‘Growing concern’ for Stena Impero tanker crew captured by Iran

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The Stena Impero impounded at the Iranian port city of Bandar Abbas. (Maxar Technologies via AP)
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Crew members of the British-flagged tanker Stena Impero, after it was seized by Iran's Revolutionary Guard Corps. (AFP / IRIB)
Updated 31 July 2019

‘Growing concern’ for Stena Impero tanker crew captured by Iran

  • The Stena Impero was captured on July 19 with 23 people on board as it passed through the Strait of Hormuz
  • Stena Bulk chief urges 'swift resolution so our 23 valued seafarers can return to their families'

LONDON: The owner of the British tanker seized by Iranian forces in the Strait of Hormuz said Tuesday they are increasingly concerned about the crew’s welfare.

The Stena Impero was captured on July 19 with 23 people on board as it passed through the waterway under the watch of a British warship.

The ship was impounded at the southern port of Bandar Abbas for allegedly breaking “international maritime rules.” Other Iranian officials said the seizure was in retaliation for British forces capturing an Iranian tanker accused of carrying oil to Syria.

The Stena Impero’s owners, Stena Bulk and Northern Marine Management, said it has growing concern for the welfare of the crew confined to the vessel.

“With little progress being made since the vessel was seized on 19 July, we urge governments involved to find a swift resolution so our 23 valued seafarers can return to their families and move on from this ordeal,” Stena Bulk’s president and chief executive Erik Hanell.

“We reiterate that there is no evidence of a collision involving the Stena Impero, and at the time of the seizure the vessel was well within the inbound traffic separation scheme and out-with Iranian territorial waters.”

The company said all required navigational equipment was fully functioning and in compliance with maritime regulations.

The crew members are Indian, Russian, Latvian and Filipino. Stena Bulk said last week that they were all safe.

The seizure of the ship came after months of tensions in the Gulf between the US and its allies, and Iran. Washington ramped up sanctions against Tehran after Donald Trump withdrew last year from an international deal to restrict Iran’s nuclear program.

Iran is accused of carrying out a series of attacks on ships near the Strait of Hormuz as a calculated response to its oil exports being reduced to a trickle by the tough sanctions.

On Monday, the UK ruled out swapping the two oil tankers, and accused Iran of breaking international law.

A second British warship arrived in the Gulf to help secure passage for ships transiting the strait.


Trump gives dramatic account of Soleimani’s last minutes before death: CNN

Updated 44 min 21 sec ago

Trump gives dramatic account of Soleimani’s last minutes before death: CNN

  • The president spoke at his Mar-a-Lago club in Palm Beach, Florida, at a Republican event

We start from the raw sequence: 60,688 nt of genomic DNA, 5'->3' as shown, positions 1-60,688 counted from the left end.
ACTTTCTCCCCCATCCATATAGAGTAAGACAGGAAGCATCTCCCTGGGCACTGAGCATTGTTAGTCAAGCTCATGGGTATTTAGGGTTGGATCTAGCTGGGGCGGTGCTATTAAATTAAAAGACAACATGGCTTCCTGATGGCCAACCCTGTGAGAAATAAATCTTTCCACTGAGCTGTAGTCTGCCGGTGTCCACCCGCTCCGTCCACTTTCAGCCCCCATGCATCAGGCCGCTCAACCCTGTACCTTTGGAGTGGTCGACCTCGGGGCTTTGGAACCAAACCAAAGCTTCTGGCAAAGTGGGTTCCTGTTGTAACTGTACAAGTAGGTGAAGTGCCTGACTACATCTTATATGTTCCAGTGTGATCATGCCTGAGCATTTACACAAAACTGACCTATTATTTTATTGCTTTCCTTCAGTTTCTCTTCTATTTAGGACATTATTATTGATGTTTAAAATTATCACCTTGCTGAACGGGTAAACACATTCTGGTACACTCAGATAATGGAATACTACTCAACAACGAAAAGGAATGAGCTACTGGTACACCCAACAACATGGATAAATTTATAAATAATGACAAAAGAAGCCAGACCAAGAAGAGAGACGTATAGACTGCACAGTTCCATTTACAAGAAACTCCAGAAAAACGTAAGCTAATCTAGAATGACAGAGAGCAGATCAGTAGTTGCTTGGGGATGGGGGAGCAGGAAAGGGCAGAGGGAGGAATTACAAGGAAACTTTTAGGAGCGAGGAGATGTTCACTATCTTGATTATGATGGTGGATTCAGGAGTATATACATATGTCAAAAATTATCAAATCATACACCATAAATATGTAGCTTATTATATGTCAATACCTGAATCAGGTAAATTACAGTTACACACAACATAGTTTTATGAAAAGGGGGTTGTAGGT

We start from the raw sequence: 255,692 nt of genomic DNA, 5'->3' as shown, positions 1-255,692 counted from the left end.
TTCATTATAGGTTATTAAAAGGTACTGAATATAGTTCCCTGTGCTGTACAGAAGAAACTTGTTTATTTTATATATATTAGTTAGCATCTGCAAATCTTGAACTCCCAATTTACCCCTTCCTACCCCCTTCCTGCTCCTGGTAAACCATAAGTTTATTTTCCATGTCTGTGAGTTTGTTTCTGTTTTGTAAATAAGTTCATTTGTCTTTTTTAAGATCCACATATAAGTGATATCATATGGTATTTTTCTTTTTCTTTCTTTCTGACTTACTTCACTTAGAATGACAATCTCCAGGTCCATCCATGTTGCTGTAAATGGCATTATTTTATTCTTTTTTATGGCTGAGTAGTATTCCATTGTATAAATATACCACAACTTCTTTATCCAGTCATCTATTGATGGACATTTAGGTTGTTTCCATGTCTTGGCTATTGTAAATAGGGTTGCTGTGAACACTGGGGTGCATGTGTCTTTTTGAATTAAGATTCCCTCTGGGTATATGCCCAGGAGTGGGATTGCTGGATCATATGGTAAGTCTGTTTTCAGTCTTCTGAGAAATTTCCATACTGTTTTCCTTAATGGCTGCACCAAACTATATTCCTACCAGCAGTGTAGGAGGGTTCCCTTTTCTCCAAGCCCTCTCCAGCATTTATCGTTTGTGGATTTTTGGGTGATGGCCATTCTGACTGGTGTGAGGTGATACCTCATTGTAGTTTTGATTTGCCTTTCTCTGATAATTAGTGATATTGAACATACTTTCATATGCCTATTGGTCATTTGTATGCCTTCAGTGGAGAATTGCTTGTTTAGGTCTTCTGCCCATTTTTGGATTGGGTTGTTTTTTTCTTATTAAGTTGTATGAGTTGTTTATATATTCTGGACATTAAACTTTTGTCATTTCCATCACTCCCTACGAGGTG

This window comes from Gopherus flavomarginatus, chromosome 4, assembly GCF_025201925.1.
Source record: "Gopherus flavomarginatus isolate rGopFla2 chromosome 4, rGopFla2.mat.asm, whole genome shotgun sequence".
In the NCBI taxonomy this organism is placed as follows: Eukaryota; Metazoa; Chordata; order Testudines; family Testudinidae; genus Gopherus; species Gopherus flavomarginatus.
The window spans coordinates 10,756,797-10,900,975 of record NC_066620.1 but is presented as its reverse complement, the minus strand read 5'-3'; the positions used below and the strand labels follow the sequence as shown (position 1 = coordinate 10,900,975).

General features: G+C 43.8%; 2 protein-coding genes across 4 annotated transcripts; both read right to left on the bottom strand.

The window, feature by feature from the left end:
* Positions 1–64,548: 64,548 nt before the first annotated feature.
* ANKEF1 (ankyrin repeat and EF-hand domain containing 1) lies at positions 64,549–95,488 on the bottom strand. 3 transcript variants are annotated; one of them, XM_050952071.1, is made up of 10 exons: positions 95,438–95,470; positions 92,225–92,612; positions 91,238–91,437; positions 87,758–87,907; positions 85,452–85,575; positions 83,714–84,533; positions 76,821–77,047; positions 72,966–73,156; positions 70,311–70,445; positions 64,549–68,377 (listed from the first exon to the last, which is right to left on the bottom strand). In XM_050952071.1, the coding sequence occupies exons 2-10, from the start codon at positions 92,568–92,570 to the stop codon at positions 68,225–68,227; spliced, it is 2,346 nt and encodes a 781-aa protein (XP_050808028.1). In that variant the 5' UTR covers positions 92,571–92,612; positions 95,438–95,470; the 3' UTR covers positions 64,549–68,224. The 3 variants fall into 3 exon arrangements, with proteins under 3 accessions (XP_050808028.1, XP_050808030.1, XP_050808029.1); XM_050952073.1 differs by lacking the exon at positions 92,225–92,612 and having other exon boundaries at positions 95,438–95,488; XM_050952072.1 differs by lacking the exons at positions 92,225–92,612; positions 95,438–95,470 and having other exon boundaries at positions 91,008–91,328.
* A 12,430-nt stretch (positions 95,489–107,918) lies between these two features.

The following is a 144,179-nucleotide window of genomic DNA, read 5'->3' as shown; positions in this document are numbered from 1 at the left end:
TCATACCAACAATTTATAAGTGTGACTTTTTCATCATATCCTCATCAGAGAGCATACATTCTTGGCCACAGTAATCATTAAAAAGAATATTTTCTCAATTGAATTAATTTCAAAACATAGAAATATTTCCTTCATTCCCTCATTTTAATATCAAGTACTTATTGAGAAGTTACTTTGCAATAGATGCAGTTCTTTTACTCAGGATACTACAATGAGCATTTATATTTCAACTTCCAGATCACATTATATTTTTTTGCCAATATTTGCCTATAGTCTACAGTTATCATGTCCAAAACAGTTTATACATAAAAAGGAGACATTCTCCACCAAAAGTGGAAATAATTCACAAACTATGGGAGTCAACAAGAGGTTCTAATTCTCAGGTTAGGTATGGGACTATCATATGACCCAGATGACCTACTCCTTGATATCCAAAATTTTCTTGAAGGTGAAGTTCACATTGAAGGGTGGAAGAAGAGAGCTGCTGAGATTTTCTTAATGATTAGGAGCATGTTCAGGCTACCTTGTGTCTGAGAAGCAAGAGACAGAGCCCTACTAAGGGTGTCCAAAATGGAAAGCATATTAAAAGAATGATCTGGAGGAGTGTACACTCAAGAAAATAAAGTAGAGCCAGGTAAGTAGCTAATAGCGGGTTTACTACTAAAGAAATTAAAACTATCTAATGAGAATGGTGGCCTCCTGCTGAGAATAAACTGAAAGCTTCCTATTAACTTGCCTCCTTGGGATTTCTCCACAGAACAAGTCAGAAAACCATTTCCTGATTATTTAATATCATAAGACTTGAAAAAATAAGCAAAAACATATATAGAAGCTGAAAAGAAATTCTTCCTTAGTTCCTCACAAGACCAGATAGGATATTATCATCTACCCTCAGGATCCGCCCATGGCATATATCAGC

• CNN said it obtained an audio recording of Trump’s remarks

PALM BEACH, Florida: US President Donald Trump gave a minute-to-minute account of the US drone strikes that killed Iranian military commander Qassem Soleimani in remarks to a Republican fund-raising dinner on Friday night, according to audio obtained by CNN.
With his typical dramatic flourish, Trump recounted the scene as he monitored the strikes from the White House Situation Room when Soleimani was killed.
The president spoke in a ballroom at his Mar-a-Lago club in Palm Beach, Florida, at a Republican event that raised $10 million for Trump’s 2020 re-election campaign and for the Republican National Committee.
Reporters were not allowed in for the event. CNN said it obtained an audio recording of Trump’s remarks. The White House did not immediately respond to a request for comment.
The Jan. 3 killing of Soleimani at Baghdad airport prompted Iran to retaliate with missile strikes against US forces in Iraq days later and almost triggered a broad war between the two countries.
“They’re together sir,” Trump said military officials told him. “Sir, they have two minutes and 11 seconds. No emotion. ‘Two minutes and 11 seconds to live, sir. They’re in the car, they’re in an armored vehicle. Sir, they have approximately one minute to live, sir. Thirty seconds. Ten, 9, 8 ...’ “
“Then all of a sudden, boom,” he said. “’They’re gone, sir. Cutting off.’“
“I said, where is this guy?” Trump continued. “That was the last I heard from him.”
It was the most detailed account that Trump has given of the drone strike, which has drawn criticism from some US lawmakers because neither the president nor his advisers have provided public information to back up their statements that Soleimani presented an “imminent” threat to Americans in the region.
CNN said that in the audio, Trump did not repeat that Soleimani was an imminent threat. Trump said Soleimani was “saying bad things about our country” before the strike, which led to his decision to authorize his killing.